ISSN (Print) - 0012-9976 | ISSN (Online) - 2349-8846

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Ratification Politics: Climate Change Is a Social Problem

Should India ratify the Paris Agreement when the United States does not consider it a treaty with legally binding commitments and the executive agreement can be easily reversed, as happened with the Kyoto Protocol? And, should India now take a strategic perspective to reframe international cooperation and focus on the carbon budget to allow for the convergence of standards of living?

At the Group of Twenty (G20) Summit both China and the United States (US) have handed their instruments of ratification to the United Nations, and the pressure will increase on India to ratify the Paris Agreement within 2016. There are, however, two significant differences between our situation and theirs. First, China and the US are the largest emitters accounting for 40% of global emissions; India accounts for a mere 4% and cannot be compared with them. Second, under US law, the form adopted means that the US does not consider the Paris Agreement a “treaty,” with legally binding commitments.1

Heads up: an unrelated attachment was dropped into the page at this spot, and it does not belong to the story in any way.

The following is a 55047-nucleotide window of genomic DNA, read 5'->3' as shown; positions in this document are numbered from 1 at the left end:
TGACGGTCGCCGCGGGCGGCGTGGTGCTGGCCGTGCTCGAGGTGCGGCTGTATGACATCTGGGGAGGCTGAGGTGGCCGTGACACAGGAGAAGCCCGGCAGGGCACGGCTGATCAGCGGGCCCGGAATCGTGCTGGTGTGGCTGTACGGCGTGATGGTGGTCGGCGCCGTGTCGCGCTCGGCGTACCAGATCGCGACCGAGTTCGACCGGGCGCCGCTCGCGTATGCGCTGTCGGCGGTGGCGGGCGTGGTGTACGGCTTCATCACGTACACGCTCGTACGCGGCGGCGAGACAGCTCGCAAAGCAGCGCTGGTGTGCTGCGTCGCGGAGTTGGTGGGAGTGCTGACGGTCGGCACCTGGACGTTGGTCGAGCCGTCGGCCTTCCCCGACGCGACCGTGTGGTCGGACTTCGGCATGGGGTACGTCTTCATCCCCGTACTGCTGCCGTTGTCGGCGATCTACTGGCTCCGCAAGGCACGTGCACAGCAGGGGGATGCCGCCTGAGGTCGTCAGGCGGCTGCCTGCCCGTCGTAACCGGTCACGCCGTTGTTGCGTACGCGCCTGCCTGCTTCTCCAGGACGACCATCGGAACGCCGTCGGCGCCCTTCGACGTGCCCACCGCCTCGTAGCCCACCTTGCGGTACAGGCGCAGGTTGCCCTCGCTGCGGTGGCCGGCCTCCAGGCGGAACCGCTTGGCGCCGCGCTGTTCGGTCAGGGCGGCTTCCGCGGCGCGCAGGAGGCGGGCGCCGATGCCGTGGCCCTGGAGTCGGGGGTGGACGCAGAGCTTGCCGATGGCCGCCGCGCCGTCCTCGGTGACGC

The joint communique issued by Prime Minister Narendra Modi and US President Barack Obama says India has the “objective” to ratify the Paris Agreement on Climate Change (2016). But the Whitehouse claimed and the US and European newspapers carried headlines that India had “committed” to ratification this year. The Prime Minister himself reiterated India’s commitment to “climate justice” and spoke about “a light carbon footprint” and the vision of a just world in his reference to climate change, which he has also linked to clean energy. On India’s insistence, “lifestyle changes” are a part of the G20 communique.

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